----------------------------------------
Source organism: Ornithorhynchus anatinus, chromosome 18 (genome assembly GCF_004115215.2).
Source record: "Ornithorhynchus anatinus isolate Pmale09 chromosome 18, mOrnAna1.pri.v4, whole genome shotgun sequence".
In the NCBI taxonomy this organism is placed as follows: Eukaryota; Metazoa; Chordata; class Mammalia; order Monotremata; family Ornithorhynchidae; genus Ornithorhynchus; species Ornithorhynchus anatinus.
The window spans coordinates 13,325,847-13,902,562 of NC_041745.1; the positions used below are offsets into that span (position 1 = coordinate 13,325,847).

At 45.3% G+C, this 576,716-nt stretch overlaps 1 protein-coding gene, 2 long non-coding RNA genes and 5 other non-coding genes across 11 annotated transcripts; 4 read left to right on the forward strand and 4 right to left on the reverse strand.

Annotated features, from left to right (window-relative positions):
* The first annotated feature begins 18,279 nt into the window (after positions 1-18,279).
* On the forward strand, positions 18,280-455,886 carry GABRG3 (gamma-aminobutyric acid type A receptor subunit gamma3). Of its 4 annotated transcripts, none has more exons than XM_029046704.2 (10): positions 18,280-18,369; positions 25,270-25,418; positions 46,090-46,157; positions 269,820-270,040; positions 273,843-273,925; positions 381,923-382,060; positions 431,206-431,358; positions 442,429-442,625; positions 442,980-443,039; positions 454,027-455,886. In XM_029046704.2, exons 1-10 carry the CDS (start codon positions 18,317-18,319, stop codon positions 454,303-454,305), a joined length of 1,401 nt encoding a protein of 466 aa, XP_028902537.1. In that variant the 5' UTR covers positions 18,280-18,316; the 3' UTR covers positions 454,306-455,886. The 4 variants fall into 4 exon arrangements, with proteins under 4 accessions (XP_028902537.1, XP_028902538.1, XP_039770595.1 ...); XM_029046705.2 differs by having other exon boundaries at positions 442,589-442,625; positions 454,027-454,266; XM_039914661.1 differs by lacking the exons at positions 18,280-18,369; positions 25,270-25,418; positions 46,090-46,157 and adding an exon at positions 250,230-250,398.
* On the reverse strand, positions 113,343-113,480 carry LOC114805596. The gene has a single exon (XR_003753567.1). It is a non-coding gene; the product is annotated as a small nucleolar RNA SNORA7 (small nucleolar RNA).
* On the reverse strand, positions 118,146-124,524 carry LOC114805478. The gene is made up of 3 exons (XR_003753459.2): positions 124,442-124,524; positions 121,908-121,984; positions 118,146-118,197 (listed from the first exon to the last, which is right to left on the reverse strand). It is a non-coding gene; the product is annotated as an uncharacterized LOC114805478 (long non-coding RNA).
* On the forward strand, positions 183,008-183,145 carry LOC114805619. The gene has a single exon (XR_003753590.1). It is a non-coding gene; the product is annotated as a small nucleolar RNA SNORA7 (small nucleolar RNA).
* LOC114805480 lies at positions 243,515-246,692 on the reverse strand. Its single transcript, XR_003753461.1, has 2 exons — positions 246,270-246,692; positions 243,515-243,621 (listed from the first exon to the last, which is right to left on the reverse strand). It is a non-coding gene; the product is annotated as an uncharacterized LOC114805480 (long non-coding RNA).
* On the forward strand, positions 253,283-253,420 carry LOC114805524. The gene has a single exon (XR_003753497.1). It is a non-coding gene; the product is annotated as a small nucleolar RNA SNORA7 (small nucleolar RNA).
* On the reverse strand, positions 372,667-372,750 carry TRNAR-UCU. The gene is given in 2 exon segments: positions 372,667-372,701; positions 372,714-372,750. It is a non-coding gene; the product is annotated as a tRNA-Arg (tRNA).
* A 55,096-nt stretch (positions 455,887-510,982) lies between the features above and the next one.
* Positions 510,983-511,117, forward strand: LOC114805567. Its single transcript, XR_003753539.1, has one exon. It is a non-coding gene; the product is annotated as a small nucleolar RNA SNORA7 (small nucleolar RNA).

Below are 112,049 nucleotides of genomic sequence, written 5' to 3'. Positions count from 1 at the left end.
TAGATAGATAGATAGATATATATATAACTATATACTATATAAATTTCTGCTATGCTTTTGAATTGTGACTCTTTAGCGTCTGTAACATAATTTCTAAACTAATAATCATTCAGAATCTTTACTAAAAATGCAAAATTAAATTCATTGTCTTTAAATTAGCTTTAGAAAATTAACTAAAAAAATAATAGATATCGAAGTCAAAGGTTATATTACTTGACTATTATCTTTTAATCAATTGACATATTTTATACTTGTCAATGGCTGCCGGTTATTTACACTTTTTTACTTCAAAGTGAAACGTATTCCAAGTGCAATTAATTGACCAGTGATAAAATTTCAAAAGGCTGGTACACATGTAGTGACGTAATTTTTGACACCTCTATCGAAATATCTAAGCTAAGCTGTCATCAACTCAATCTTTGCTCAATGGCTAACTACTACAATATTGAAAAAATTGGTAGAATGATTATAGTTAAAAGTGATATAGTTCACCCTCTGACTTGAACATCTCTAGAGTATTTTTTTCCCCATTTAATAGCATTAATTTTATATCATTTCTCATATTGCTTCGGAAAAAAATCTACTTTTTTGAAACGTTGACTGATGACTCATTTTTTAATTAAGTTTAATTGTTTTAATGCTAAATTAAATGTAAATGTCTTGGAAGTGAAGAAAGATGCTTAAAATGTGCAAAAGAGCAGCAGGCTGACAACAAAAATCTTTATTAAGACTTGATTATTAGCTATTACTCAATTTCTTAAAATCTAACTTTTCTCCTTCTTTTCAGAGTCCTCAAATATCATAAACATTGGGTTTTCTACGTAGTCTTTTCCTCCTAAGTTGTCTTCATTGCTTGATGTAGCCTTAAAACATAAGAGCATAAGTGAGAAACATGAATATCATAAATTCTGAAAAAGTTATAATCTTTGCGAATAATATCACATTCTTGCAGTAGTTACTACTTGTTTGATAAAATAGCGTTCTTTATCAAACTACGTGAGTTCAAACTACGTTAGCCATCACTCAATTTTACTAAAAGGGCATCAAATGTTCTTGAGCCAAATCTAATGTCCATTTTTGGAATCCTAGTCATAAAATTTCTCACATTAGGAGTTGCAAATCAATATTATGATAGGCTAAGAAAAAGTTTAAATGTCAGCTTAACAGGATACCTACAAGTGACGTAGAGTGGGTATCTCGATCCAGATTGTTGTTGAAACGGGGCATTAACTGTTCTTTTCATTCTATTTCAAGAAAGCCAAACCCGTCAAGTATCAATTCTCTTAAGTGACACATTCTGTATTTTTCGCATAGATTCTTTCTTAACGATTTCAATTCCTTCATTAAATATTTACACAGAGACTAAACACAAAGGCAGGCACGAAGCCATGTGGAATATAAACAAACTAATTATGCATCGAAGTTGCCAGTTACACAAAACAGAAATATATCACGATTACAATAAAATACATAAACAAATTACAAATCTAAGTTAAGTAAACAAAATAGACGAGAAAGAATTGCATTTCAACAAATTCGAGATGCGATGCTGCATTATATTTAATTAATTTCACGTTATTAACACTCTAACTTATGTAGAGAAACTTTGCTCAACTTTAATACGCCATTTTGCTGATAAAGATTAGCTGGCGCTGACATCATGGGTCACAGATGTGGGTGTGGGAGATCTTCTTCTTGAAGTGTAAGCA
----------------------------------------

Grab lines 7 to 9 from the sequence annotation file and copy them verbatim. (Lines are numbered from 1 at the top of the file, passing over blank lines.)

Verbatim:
* The first annotated feature begins 18,279 nt into the window (after positions 1-18,279).
* On the forward strand, positions 18,280-455,886 carry GABRG3 (gamma-aminobutyric acid type A receptor subunit gamma3). Of its 4 annotated transcripts, none has more exons than XM_029046704.2 (10): positions 18,280-18,369; positions 25,270-25,418; positions 46,090-46,157; positions 269,820-270,040; positions 273,843-273,925; positions 381,923-382,060; positions 431,206-431,358; positions 442,429-442,625; positions 442,980-443,039; positions 454,027-455,886. In XM_029046704.2, exons 1-10 carry the CDS (start codon positions 18,317-18,319, stop codon positions 454,303-454,305), a joined length of 1,401 nt encoding a protein of 466 aa, XP_028902537.1. In that variant the 5' UTR covers positions 18,280-18,316; the 3' UTR covers positions 454,306-455,886. The 4 variants fall into 4 exon arrangements, with proteins under 4 accessions (XP_028902537.1, XP_028902538.1, XP_039770595.1 ...); XM_029046705.2 differs by having other exon boundaries at positions 442,589-442,625; positions 454,027-454,266; XM_039914661.1 differs by lacking the exons at positions 18,280-18,369; positions 25,270-25,418; positions 46,090-46,157 and adding an exon at positions 250,230-250,398.
* On the reverse strand, positions 113,343-113,480 carry LOC114805596. The gene has a single exon (XR_003753567.1). It is a non-coding gene; the product is annotated as a small nucleolar RNA SNORA7 (small nucleolar RNA).